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A cross-cultural and literary lesson with Jojo Moyes: a teaching proposal for adult learners in CPIA (Provincial Centre for Adult Education)

06/12/2019
by Lucia Iacovone
Språk: EN
Document available also in: IT

David Crystal, a well-known British linguist, states that English has developed significantly and is now a global language , and it has a central role as it is used and understood by millions of people worldwide. Indeed, it is difficult to deny. As a result, all educational agencies, state institutes, private or university schools [in Italy], offer a series of diverse level courses for communicating in English.

The same happens in Italian CPIAs [Provincial Centre for Adult Education] in which the MIUR (Ministry of Education, Universities and Research) foresees the acquisition of two basic competences as the keynote of the study of the English language: the use of the language to talk about one's own experience and environment and the ability to exchange simple and direct information on familiar and usual topics.

But what role does literature have in this scenario? Apparently none as it was not foreseen by the ministerial programs; however, thanks to the principle of didactic and academic autonomy, it is possible to extend the educational offer with specific topics or themes.

Even foreign students, including those who now represent a wide range of CPIA users, can appreciate a literary text as it represents a contribution for their self-esteem and development of critical judgment.
As P.E. Balboni[1] points out, literary education should encourage the joy and need for literature in pupils., That is to say, it should originate in all feelings of appreciation of the text and its characteristics and make them reflect on the messages conveyed in a novel or a poem until the pupils see in the texts a guide to the great questions of humanity and the world.
"Literary education at school is a powerful vehicle for decolonizing a strong Eurocentric vision, incapable, that is, of knowing and feeling the other - even within the cultural traditions - not as a threat, but as an opportunity for new and often unpredictable exchanges "[2].


[1] P.E. Balboni. Le sfide di Babele. Insegnare le lingue nelle società complesse. Turin. Utet. 2008. pg. 217.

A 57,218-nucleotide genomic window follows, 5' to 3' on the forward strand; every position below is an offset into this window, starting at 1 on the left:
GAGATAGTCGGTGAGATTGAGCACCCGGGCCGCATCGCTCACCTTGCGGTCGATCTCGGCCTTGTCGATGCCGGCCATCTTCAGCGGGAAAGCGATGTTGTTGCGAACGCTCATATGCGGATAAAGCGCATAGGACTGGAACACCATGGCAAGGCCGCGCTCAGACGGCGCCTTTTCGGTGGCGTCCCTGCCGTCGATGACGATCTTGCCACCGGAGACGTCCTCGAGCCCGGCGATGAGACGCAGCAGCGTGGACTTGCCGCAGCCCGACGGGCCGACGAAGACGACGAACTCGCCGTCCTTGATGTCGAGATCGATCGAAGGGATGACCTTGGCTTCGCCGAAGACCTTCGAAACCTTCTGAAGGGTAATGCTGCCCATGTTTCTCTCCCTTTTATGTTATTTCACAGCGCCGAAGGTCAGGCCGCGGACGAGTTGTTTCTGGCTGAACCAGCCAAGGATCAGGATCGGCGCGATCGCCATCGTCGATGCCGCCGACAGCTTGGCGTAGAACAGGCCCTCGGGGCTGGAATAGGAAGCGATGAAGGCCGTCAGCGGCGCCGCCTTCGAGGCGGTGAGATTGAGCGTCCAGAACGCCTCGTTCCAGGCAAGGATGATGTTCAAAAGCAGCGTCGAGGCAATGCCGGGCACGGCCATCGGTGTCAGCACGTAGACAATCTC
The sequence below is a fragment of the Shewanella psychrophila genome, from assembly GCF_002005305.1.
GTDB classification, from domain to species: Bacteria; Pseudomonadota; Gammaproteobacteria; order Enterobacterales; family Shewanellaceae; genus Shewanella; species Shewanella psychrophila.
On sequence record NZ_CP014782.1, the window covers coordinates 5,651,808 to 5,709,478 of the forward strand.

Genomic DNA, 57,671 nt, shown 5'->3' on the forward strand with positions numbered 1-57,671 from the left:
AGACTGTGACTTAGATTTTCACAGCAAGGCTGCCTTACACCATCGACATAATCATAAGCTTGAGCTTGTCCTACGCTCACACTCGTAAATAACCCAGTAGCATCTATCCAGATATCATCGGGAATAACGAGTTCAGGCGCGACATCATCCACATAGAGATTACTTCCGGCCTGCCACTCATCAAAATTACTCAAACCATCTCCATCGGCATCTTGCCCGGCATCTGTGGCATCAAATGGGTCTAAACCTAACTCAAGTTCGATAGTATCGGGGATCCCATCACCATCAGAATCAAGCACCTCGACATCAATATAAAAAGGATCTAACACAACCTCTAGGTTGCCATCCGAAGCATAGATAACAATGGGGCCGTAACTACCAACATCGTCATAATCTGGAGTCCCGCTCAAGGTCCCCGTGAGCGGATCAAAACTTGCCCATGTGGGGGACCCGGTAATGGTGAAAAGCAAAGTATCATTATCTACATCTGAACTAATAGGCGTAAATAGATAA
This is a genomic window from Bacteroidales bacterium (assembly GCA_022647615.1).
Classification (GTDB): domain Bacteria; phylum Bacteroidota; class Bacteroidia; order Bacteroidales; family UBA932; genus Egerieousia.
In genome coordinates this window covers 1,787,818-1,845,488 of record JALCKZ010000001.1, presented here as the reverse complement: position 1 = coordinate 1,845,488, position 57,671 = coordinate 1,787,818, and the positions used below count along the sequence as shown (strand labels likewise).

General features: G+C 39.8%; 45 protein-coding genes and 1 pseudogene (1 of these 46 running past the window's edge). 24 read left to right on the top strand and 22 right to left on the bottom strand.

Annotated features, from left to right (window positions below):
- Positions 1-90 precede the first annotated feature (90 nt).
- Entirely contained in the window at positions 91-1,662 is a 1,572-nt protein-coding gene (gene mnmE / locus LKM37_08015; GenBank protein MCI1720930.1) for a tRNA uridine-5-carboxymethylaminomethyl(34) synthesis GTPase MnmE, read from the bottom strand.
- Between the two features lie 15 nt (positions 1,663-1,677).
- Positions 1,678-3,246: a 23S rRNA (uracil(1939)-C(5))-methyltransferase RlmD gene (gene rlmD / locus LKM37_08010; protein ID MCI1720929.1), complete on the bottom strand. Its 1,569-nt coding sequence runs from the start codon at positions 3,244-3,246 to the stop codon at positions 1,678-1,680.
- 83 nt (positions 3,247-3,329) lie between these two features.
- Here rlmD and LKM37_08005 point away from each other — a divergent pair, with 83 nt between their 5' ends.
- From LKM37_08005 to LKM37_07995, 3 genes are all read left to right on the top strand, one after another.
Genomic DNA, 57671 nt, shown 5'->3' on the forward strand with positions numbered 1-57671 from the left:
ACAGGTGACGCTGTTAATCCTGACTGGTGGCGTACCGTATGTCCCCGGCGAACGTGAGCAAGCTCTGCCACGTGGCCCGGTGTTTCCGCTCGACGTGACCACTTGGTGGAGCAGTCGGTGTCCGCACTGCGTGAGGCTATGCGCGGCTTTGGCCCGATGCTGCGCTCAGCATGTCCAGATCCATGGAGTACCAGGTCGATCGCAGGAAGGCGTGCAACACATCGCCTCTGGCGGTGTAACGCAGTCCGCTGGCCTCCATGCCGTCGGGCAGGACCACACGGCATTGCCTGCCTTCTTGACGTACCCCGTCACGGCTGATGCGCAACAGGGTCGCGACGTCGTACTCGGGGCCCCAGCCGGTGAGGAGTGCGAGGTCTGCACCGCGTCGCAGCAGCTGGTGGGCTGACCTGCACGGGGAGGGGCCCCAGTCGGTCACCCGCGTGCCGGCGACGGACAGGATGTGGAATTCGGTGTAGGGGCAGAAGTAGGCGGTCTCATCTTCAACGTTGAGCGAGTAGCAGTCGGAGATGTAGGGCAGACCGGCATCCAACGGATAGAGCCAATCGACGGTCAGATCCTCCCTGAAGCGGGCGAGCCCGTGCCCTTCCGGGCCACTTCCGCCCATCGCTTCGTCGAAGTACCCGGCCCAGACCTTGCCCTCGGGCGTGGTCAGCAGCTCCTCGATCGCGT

[2] D. Santarone. Letteratura e intercultura. in R. Roig Vila & M. Fiorucci (Eds.) (2010). Claves para la investigación en innovación y calidad educativas. La integración de las Tecnologías de la Información y la Comunicación y la Interculturalidad en las aulas / Strumenti di ricerca per l’innovazione e la qualità in ambito educativo. Le Tecnologie dell’Informazione e della Comunicazione e l’Interculturalità nella scuola. Alcoy & Roma: Marfil & Università degli Studi Roma Tre, 369-380.

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Depending on the target audience, one or more lessons dedicated to literature can be organized. The following is a 6-hour lesson plan aimed at adolescents and adults learners of various ethnic groups, focusing on the contemporary novel by Jojo Moyes ‘Me Before You’ through the ad hoc selection of anthological passages.

Published in Great Britain in 2012 and translated into other languages, the novel that brought its author worldwide success, addresses, among others, the issues of disability and euthanasia that is often spoken of in the media.

This novel was chosen, first of all, because it was written in the contemporary era, giving the opportunity to enrich the current English language vocabulary with words or situations from past centuries’ texts, which are more removed from readers. Secondly, because in a multi-ethnic class, it allows for a wide-ranging intercultural discussion on topics such as life, death and disability.

This lesson’s necessary prerequisites for students are at least a B2 level of knowledge of the English language and a certain familiarity with the literary genre of the novel.

In the warm-up phase, it is good to investigate the students’ ideological-religious values. For some cultures and religions, in fact, such as those in Africa or Asia, the idea of ​​life and death are governed by rigorous precepts and rules different from those of the Italian and Catholic tradition. A pre-debate on this topic is certainly recommended to pave the way.

Proceed with the reading of selected passages aloud. The suggested methodologies are the cooperative learning and the reading method.
Inside the novel, the first encounter between the two protagonists takes on an interesting role: Louisa Clark, a lively and chatty, 26-year-old belonging to the working class, accepts the job of assistant to the rich and wealthy Traynor family to which young William belongs. William is 35 years old and became a paraplegic due to an accident.

After reading this or other relevant passages of the text, we proceed to the compilation of comprehension exercises (reading comprehension) with opened or closed answers and selective listening exercises. Later, if there is a LIM (interactive multimedia whiteboard) in the classroom, we move on to the vision of the film based on the novel of the same name ‘Me Before You’ directed by T. Sharrock (2016).
Writing dialogue (role-play) about the first meeting between strangers, or the biographical narration of the first day of work, can be proposed as follow-up activities. 
Before the end of the class an intercultural discussion on the topics of euthanasia and disability can also be included.

This blog post was originally posted on EPALE Italy by Serena Freni Sterrantino.



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